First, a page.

Last update: May 13, 2018
Moderately safe. Probably compatible.
Mild risk possible. Follow up recommended.
Read the Comment.
This is one of the three major estrogens produced in the human body. It only occurs in significant amounts in the placenta during pregnancy.
Indicated in cases of vaginal dryness in postmenopause.
Used topically with trophic effects on vaginal mucosa.
Since the last update date we have not found published data on its excretion in breastmilk.
Estriol is absorbed vaginally. Intravaginal estriol administration increased plasma levels of estriol in women in menopause (Mattsson 1983, Punnonen 1980) and produced only minor modifications of gonadotropin and prolactin levels (Keller 1981). Absorption is minimal, however, plasma levels are very low (1 nanogram/L) and becomes insignificant after the 3rd week (AEMPS 2017). A very similar substance, estradiol, administered vaginally, was also detected in breast milk (Nilsson 1978 ).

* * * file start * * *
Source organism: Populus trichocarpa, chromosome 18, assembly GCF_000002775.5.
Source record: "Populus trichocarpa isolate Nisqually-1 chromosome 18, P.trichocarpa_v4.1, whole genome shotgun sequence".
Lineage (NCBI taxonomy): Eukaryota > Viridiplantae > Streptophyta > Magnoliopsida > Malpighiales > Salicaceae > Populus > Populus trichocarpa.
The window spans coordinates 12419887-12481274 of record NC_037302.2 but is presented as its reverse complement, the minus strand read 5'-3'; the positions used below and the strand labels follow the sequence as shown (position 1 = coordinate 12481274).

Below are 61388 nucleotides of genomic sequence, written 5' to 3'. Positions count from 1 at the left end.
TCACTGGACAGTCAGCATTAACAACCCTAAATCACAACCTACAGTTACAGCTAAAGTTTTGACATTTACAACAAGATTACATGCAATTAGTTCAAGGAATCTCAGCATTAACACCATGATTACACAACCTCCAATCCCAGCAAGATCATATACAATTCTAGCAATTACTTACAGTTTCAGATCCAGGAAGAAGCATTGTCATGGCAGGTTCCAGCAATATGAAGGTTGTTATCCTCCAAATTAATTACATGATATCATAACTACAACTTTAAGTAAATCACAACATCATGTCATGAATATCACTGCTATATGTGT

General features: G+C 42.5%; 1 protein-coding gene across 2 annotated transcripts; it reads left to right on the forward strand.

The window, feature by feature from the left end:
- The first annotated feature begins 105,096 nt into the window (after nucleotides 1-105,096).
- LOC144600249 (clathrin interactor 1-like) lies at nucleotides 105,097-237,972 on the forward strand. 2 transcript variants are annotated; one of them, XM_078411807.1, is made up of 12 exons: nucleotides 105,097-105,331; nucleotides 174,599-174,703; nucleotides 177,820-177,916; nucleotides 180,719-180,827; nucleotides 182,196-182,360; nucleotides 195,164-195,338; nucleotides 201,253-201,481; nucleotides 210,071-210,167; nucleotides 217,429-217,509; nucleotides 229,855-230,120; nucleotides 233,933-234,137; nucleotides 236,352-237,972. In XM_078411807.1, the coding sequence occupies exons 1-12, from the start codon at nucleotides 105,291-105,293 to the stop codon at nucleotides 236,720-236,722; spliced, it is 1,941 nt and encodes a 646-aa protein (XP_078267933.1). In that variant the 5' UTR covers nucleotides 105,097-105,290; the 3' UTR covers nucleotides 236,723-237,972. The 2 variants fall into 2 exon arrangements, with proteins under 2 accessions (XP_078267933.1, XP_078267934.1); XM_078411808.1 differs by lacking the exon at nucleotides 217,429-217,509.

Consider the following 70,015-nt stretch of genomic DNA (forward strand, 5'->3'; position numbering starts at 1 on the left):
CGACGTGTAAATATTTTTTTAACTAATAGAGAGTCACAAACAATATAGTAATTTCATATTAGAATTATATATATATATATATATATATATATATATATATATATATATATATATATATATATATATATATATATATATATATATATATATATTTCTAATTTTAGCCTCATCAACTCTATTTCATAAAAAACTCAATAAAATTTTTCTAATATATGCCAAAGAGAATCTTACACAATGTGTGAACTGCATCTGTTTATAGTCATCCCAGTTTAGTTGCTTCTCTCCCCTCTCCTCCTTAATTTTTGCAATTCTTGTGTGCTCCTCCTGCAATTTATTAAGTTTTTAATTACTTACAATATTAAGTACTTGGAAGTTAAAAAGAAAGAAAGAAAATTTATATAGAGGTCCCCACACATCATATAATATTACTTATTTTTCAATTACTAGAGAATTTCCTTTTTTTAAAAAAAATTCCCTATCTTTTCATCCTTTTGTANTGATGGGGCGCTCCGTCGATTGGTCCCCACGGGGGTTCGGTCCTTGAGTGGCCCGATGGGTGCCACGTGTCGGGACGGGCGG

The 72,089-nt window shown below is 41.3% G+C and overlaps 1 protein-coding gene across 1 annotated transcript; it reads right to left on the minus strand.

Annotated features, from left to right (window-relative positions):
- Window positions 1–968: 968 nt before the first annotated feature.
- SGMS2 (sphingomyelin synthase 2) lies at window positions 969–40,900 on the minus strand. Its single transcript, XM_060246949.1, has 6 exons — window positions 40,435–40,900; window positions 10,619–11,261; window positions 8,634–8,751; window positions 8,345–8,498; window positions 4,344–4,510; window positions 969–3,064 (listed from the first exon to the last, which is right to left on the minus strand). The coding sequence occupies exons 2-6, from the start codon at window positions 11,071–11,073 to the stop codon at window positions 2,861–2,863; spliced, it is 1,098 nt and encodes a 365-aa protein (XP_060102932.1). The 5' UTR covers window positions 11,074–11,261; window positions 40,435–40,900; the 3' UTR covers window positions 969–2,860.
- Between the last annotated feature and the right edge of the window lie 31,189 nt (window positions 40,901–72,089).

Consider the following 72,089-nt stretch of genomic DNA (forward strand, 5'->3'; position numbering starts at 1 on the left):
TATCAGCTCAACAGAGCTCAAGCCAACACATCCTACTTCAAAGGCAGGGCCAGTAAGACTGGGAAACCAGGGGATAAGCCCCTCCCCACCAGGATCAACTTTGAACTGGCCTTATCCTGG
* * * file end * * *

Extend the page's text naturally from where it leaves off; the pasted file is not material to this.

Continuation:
Its high percentage of binding to plasma proteins and short life means transfer to milk in significant quantities is unlikely.
Although no problems have been observed in infants whose mothers were taking estrogens, and there is no clear evidence that milk production may decrease, especially outside the neonatal period, using non-hormonal lubricants (creams, gels or ovules) to treat possible vaginal dryness due to hypoestrogenism during breastfeeding may be preferable to topical estrogens.
Suggestions made at e-lactancia are done by APILAM´s pediatricians and pharmacists, and are based on updated scientific publications.
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